The epicentre of surfing on Vancouver Island is in Tofino (Long Beach), which provides the best surfing in all of Canada. Long Beach is a beautiful 20-km stretch of beach between Ucluelet and Tofino on the west coast of Vancouver Island. There is also a hard-core clique of riders on Southern Vancouver Island, but the surfing conditions and facilities don’t match those in Tofino and Long Beach.
Storms originating in the Gulf of Alaska generate most of the tastier surf that lashes the coastline of British Columbia from late September through March. Other swells come all the way across the Pacific from Japan, or are caused by more localized weather systems. In summer, the distant Southern Hemisphere swells have a lesser effect, particularly on Southern Vancouver Island, which is blocked by Washington’s Olympic Peninsula across the Strait of Juan de Fuca.
Surfing on West Coast Vancouver Island
Tofino is the most popular surfing destination in Canada, offering year-round surfing enjoyed by surfers of all ages and abilities. The Tofino area is very accessible, and provides waves throughout the year, boasting world-class waves on occasion. Because of its wide expanse and western exposure, Long Beach is the beach of choice for freewheeling, Maui-style windsurfing when the ocean gets riled, particularly in winter months when the storm season produces the best peeling surf. Long, rolling waves on Vancouver Island’s isolated west coast provide terrific surfing opportunities. A thriving local industry in Tofino caters to surfers who dare to ride those 12-foot beauties into the remote beaches of Pacific Rim National Park.
The ocean temperature here hovers at nearly 50 degrees F throughout the year – and can reach up to 58 degrees F in the summer – so it hardly matters what month it is: it’s the waves that count. Tofino does boast the highest annual mean temperature in Canada, which may help remove some of the sting if you think about it hard enough while you’re paddling out to catch one more wave. All surfers and visitors should be aware that a full body wetsuit and booties should be worn year round. Parks Canada insists that all surfers know this, as the majority of their rescues are for people not wearing wetsuits. A wetsuit makes a great raincoat, and if it’s raining – as it quite often is in this area – being in the water surfing is the best place to be! The wetsuit technology of today makes it possible to go for a two-hour surf session without the hint of a shiver. Surfing is popular in the winter months, with the surfing businesses operating throughout the year – even offering popular Christmas Surf Packages.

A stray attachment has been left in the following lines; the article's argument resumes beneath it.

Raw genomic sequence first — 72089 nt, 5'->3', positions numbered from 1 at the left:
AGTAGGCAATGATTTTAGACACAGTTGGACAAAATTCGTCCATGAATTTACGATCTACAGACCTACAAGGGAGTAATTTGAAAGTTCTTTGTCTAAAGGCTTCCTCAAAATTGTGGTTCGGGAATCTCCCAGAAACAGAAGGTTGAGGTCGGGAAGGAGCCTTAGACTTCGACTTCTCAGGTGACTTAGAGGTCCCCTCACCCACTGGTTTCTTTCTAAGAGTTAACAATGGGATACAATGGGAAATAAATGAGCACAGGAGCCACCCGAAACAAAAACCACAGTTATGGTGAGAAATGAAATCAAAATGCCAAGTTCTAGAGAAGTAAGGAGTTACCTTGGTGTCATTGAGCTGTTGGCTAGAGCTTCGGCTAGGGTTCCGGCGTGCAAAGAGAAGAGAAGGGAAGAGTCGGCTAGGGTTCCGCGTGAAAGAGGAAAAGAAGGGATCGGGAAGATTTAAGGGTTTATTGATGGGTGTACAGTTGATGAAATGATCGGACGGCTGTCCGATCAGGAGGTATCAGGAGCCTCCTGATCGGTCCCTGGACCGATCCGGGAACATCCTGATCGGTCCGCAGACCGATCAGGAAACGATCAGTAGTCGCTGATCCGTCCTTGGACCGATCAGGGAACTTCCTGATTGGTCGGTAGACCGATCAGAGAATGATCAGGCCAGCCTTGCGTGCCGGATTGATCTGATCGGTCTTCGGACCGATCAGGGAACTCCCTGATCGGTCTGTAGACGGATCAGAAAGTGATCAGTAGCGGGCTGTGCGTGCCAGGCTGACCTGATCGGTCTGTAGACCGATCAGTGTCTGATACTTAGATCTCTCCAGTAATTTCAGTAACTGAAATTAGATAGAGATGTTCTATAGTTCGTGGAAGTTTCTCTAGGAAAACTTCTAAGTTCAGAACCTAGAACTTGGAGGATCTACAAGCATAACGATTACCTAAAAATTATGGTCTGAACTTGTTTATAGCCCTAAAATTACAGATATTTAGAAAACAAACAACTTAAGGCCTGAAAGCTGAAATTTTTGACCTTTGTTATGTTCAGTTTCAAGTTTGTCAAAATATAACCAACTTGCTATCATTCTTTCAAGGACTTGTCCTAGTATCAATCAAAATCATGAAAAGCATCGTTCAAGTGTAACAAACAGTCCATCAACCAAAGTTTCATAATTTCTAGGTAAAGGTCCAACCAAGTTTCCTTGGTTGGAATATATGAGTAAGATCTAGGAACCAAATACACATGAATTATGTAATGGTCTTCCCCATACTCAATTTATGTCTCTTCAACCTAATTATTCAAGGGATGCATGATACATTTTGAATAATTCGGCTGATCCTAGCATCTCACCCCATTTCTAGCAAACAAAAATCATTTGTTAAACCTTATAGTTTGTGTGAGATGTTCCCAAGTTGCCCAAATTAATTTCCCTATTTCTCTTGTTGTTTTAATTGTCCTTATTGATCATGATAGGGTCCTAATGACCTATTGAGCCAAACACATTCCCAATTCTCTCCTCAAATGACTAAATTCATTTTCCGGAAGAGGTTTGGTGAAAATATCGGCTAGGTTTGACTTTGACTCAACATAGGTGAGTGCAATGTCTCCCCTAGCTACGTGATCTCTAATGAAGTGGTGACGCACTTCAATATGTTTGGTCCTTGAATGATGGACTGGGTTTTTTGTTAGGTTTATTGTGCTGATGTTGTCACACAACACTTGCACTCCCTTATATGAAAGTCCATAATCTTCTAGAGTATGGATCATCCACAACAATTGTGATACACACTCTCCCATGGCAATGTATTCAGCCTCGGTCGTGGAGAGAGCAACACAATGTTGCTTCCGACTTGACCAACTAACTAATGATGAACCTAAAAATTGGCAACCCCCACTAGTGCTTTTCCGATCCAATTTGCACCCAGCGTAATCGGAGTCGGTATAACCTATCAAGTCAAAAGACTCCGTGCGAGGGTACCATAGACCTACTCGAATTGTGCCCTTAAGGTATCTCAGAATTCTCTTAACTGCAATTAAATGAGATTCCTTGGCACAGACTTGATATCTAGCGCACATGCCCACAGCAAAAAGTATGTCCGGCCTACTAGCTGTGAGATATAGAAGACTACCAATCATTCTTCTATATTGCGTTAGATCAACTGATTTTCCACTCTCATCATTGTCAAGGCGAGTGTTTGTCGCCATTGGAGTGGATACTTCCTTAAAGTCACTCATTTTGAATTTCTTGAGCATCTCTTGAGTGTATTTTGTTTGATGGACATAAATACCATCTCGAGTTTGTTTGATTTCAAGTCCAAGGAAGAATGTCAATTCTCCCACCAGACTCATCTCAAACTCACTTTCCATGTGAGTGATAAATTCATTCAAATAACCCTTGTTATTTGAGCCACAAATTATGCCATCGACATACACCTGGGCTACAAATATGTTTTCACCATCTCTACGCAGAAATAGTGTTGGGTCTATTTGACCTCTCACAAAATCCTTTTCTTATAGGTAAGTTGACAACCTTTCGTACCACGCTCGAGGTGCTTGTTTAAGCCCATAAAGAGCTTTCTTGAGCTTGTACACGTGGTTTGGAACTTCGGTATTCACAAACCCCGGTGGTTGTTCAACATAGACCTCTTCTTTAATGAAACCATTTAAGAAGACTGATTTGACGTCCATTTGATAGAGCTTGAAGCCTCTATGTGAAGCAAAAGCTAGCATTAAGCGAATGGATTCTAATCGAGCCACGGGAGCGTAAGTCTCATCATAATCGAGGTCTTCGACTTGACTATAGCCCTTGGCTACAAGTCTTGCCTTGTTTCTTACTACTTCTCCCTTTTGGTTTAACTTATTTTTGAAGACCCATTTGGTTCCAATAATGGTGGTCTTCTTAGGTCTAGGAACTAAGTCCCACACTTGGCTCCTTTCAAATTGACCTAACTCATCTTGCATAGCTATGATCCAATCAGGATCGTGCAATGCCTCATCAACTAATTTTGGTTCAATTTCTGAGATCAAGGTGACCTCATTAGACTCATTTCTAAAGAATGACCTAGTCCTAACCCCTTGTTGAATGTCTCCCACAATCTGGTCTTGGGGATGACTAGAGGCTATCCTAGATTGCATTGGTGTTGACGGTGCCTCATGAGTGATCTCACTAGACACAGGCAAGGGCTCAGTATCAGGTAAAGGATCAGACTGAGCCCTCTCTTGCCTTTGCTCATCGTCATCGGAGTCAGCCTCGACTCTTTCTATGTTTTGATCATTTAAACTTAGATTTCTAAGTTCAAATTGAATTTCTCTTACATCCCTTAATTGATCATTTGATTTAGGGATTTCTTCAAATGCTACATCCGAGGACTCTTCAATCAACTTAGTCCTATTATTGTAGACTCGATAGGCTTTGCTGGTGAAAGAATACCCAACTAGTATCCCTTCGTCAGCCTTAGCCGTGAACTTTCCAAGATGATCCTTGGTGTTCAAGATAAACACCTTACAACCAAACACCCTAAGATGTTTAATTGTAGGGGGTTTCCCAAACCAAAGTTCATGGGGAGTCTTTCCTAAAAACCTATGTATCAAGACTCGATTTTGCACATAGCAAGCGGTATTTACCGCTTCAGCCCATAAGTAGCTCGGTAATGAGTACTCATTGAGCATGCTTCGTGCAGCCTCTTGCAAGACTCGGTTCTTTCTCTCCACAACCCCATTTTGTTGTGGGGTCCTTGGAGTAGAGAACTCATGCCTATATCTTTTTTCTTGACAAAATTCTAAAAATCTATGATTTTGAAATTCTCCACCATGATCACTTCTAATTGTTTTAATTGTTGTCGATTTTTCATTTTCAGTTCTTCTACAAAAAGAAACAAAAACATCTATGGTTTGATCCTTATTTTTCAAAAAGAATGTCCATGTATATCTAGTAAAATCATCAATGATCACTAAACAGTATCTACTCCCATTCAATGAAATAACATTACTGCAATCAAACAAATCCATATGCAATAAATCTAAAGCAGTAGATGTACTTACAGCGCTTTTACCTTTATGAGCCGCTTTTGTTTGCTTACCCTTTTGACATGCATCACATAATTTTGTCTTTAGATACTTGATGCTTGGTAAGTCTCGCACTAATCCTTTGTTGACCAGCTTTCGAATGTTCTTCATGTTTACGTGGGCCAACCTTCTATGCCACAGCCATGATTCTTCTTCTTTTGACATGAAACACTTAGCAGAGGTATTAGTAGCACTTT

For the uninitiated surfer, there’s a host of cool instructors in Tofino and Long Beach ready to help you discover the most thrilling way to get the Pacific up your nose! Long Beach is suitable for beginners and intermediate surfers, but for their own safety, new surfers and beginners are advised to take a surf lesson as an introduction to surfing and to the local conditions. The ocean is always unpredictable and taking a lesson will increase your level of enjoyment. There are 3 surf schools in Tofino, and one in Ucluelet, where surfing instruction is offered, and they’ll also fill you in on local etiquette when joining the manners-conscious lineup offshore. You can also rent boards (surf and body styles) and wetsuits in Tofino.
Tofino hosts an annual surfing contest organized by the British Columbia Surfing Association (BCSA).
Surfing on Southern Vancouver Island
The surfing conditions and facilities don’t match the constant surf and thriving surfing community based in Tofino and Long Beach. The southern island wields inconsistent and unpredictable surf days, unlike Tofino’s numerous open ocean swells. No Surf Schools are located in the Southern Vancouver Island area.
Jordan River is located on the West Coast Road (Highway 14) approximately 60 km northwest of Victoria, and is home to the informal Jordan River Surf Club. Jordan River Locals tend to be turf conscious (make that surf-conscious) and are rather protective of their place in the lineup. Any attempt to drop in out of turn risks a wrathful encounter.
Jordan River waves only work on one tide, and specific wind and swell directions, so visitors may not encounter surfing conditions if only visiting for a couple of days. This spot breaks overhead about 3 times per year on average – in winter – providing super long rides. There are three different spots to surf at Jordan River – Sewers, The Point, and Rock Piles. The ideal board for local conditions is slightly longer and wider than normal, and with three fins, which makes catching and controlling waves easier in less-than-optimum conditions.
Sombrio Beach in Juan de Fuca Provincial Park also provides wilderness surfing, located approximately 30 km northwest of Jordan River on Highway 14. If you decide to join the lineup offshore from Sombrio Beach, expect heavy conditions as you drift in the swells next to huge kelp beds. A gigantic rock commands the base of the breaking wave at Sombrio and dominates the path that faces a surfer after takeoff. A persistent mist often enshrouds the locale, creating a spooky ambience. Both Jordan River and Sombrio Beach are day trips from Victoria and Sooke.